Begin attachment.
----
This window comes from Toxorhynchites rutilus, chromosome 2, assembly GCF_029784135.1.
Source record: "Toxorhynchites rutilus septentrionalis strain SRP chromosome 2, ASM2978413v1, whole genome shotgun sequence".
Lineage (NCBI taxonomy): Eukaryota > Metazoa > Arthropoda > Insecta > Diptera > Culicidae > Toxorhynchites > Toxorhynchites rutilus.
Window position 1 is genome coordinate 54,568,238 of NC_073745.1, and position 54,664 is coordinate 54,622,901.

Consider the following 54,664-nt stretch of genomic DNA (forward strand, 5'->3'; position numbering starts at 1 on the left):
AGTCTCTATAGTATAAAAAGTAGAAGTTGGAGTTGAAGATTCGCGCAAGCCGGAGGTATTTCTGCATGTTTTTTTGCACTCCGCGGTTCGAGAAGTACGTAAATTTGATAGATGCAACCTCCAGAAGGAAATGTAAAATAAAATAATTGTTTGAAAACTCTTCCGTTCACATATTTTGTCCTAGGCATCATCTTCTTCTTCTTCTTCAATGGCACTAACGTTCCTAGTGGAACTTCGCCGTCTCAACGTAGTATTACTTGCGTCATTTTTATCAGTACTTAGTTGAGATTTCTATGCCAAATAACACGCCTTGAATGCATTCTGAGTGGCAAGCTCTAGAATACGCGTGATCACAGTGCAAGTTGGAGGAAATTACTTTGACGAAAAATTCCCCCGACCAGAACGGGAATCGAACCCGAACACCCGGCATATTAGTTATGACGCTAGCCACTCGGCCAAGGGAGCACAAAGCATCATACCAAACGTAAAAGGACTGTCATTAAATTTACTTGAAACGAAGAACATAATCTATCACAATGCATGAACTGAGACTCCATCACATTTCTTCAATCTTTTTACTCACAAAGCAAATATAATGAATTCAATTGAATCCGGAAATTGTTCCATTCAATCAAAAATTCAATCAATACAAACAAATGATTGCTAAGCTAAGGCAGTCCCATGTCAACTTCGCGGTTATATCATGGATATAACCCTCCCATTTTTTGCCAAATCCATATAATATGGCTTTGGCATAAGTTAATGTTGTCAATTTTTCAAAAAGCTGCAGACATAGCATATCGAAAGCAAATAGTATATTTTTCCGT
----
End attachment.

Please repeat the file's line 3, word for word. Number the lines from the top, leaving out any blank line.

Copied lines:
Lineage (NCBI taxonomy): Eukaryota > Metazoa > Arthropoda > Insecta > Diptera > Culicidae > Toxorhynchites > Toxorhynchites rutilus.